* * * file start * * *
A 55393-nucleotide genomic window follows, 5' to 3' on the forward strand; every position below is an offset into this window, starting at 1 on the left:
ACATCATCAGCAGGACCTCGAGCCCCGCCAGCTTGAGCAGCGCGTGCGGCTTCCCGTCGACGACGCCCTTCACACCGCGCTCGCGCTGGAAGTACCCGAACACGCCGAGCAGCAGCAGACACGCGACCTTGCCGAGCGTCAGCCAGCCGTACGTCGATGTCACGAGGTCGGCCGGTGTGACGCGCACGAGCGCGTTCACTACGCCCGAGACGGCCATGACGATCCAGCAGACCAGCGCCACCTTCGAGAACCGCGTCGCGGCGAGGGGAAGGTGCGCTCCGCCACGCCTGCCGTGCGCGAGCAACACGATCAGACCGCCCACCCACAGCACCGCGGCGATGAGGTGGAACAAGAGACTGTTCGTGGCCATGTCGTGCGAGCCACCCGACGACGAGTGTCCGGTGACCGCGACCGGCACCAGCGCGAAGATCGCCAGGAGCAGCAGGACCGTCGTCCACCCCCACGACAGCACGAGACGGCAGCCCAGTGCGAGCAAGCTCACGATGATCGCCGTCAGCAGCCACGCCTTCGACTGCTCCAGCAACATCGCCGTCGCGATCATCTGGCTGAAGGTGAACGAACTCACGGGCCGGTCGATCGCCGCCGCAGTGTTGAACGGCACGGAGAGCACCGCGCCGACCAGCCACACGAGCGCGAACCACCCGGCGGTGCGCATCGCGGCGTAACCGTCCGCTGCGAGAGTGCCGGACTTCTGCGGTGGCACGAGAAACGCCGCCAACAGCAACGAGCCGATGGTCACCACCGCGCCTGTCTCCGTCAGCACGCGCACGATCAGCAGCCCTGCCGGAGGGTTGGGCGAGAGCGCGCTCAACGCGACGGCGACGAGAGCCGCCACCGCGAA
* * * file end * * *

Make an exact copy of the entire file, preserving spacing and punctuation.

A 55393-nucleotide genomic window follows, 5' to 3' on the forward strand; every position below is an offset into this window, starting at 1 on the left:
ACATCATCAGCAGGACCTCGAGCCCCGCCAGCTTGAGCAGCGCGTGCGGCTTCCCGTCGACGACGCCCTTCACACCGCGCTCGCGCTGGAAGTACCCGAACACGCCGAGCAGCAGCAGACACGCGACCTTGCCGAGCGTCAGCCAGCCGTACGTCGATGTCACGAGGTCGGCCGGTGTGACGCGCACGAGCGCGTTCACTACGCCCGAGACGGCCATGACGATCCAGCAGACCAGCGCCACCTTCGAGAACCGCGTCGCGGCGAGGGGAAGGTGCGCTCCGCCACGCCTGCCGTGCGCGAGCAACACGATCAGACCGCCCACCCACAGCACCGCGGCGATGAGGTGGAACAAGAGACTGTTCGTGGCCATGTCGTGCGAGCCACCCGACGACGAGTGTCCGGTGACCGCGACCGGCACCAGCGCGAAGATCGCCAGGAGCAGCAGGACCGTCGTCCACCCCCACGACAGCACGAGACGGCAGCCCAGTGCGAGCAAGCTCACGATGATCGCCGTCAGCAGCCACGCCTTCGACTGCTCCAGCAACATCGCCGTCGCGATCATCTGGCTGAAGGTGAACGAACTCACGGGCCGGTCGATCGCCGCCGCAGTGTTGAACGGCACGGAGAGCACCGCGCCGACCAGCCACACGAGCGCGAACCACCCGGCGGTGCGCATCGCGGCGTAACCGTCCGCTGCGAGAGTGCCGGACTTCTGCGGTGGCACGAGAAACGCCGCCAACAGCAACGAGCCGATGGTCACCACCGCGCCTGTCTCCGTCAGCACGCGCACGATCAGCAGCCCTGCCGGAGGGTTGGGCGAGAGCGCGCTCAACGCGACGGCGACGAGAGCCGCCACCGCGAA